As night fell on Saturday, about a half-dozen bicyclists emerged from a huddle outside the New York Public Library and began pedaling north. They rode through crowded Midtown blocks where tour buses passed slowly and tourists walked along sidewalks, carrying cameras or copies of Playbill from Broadway theaters.
The bicyclists dismounted at West 49th Street and Avenue of the Americas, where a taxicab struck a tourist from England last month, severing the young woman’s leg.
Yesterday (10/13/13) Right of Way, used their signature stencil, a chalk outline and name, at eight spots where young children have been killed this year. This was part of a 50 mile, four borough ride to memorialize these children and advocate for safer streets.
Here is an article in the New York Daily News: Cycling advocates mark spots of death in four-borough bike ride
By: Reuven Blau
October 13th, 2013
Cyclists stenciled the names of kids killed by automobiles this year at the scenes of their death, part of a 50-mile, four-borough ride to highlight the dangers.–photo by: Barbara Ross
Bike activists cycled all over town on Sunday to stencil body outlines at eight sites where young children have been killed by cars this year.
The advocacy group Right of Way is urging the NYPD to further investigate the crashes, noting the drivers are rarely charged for speeding or other violations.
“From Staten Island to Flushing, it is unsafe to be a child on the streets,” said Keegan Stephan, a Right of Way member.
The NYPD’s policy of stop-and-frisk has been at the forefront of this year’s mayoral race with many potential voters wondering where candidates stand on this issue. At the heart of the debate are serious concerns about racial profiling and illegal search and seizers which tend to overwhelming target young people of color. Many people across the city are concerned whether this is an effective approach to stopping crime or merely a campaign of intimidation and harassment. For the last twelve years, the current mayor of New York, Michael Bloomberg has taken a back seat to these procedures and deferred to the police commisioner Ray Kelly to implement these polices with little oversight, which is why so many city residents are wondering how the next mayor will handle things. Similar, although not nearly as invasive, is the NYPD’s attitude towards cyclists. We recently discovered the police’s campaign of harassment goes far beyond just random ticketing. Last month the New York Times reveled that the police have been spying on bicycle activist groups, and infiltrating group rides with under covers.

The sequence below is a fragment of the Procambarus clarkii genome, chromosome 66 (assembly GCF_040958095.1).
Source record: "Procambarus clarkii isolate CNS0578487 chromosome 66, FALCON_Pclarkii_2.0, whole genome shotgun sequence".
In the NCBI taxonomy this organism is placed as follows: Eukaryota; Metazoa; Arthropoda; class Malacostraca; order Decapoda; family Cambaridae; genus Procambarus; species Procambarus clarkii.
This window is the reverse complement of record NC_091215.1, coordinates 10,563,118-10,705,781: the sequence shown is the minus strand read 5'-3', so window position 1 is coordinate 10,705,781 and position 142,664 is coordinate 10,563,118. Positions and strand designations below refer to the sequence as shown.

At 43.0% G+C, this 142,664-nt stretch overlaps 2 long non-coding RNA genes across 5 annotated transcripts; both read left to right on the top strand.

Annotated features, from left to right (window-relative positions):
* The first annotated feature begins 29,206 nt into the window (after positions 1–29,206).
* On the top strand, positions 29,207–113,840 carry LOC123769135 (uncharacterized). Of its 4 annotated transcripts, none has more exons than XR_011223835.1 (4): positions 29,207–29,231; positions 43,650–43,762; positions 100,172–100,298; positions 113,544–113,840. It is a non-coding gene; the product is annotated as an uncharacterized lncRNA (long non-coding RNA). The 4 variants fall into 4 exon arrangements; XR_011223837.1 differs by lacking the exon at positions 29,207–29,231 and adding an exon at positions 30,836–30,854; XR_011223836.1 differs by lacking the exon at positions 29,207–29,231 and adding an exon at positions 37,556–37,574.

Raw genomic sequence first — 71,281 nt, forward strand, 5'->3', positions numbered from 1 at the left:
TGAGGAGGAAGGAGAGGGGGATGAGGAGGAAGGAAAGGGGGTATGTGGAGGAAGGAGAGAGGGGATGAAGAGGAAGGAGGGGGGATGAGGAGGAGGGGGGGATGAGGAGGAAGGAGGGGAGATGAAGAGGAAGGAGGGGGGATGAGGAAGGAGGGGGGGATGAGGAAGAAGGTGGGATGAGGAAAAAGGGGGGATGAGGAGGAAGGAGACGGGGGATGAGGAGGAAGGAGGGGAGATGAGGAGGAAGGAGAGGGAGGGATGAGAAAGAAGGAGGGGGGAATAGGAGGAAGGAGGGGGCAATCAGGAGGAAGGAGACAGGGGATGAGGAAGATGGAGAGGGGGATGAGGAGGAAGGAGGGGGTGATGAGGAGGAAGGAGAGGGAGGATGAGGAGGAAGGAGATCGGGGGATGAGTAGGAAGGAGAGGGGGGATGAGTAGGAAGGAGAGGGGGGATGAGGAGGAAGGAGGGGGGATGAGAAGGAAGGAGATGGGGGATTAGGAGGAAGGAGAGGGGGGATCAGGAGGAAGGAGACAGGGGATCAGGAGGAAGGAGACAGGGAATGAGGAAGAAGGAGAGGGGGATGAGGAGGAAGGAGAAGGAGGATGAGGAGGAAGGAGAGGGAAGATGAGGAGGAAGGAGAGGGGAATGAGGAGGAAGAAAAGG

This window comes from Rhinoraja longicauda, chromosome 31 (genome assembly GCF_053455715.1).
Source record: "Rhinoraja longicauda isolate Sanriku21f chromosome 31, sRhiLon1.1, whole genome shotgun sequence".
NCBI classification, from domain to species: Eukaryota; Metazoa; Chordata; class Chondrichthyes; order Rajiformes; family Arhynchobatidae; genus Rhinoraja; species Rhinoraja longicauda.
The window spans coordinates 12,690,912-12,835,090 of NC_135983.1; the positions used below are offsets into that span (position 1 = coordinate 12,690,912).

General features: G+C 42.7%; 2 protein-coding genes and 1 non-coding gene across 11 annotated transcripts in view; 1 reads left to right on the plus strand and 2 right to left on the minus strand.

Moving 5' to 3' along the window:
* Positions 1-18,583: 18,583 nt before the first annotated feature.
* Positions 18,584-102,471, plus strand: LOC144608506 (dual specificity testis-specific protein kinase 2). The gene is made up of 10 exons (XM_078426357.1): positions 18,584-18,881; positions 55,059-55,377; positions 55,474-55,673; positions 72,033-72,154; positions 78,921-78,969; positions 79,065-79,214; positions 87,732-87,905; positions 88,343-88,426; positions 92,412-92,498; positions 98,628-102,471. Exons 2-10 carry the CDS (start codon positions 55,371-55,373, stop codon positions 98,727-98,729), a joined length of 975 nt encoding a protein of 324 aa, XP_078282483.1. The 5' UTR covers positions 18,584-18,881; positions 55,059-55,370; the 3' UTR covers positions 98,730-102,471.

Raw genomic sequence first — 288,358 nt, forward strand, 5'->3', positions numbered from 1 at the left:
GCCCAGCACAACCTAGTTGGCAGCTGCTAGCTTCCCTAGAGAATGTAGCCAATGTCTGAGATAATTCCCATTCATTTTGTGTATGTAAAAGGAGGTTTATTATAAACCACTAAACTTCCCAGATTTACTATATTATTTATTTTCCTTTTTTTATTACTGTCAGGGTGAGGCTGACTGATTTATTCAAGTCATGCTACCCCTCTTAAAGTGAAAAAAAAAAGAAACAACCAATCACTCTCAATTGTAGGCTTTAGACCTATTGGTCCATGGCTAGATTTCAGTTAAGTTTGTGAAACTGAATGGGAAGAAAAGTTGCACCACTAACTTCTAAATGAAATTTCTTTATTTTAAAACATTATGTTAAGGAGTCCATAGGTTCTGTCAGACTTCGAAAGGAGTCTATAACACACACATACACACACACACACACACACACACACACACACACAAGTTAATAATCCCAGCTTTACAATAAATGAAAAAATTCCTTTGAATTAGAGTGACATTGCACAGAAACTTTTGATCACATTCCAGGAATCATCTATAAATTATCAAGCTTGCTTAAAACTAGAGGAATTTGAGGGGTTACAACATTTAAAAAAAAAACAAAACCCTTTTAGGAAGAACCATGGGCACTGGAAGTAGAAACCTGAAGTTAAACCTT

Recently there was a situation where both the profiling of stop and frisk meets the NYPD’s crackdown on cyclists. A double whammy for Jorge Crespo who had a run in with the police and got frisked, ticketed and possibly his wrist broken.
Here is his story:
My name is Jorge Crespo and on Sunday October 6th around 12:00 AM (or so) on my way home from Queens I was stopped by a cop for running a red light (which I actually stopped for and decided to cross since it was 12 AM and there weren’t any cars at the intersection). I was on the Grand Concourse riding north on the service side and the cop van was all the way on the South bound service side (for those not familiar with The Bronx Grand Concourse is a 6 lane Road divided by side walks and barriers at points). The officer felt that this was such a serious offense that he it was prudent to run over the first barrier cut through 4 lanes and then run over another barrier to get to my side of the road.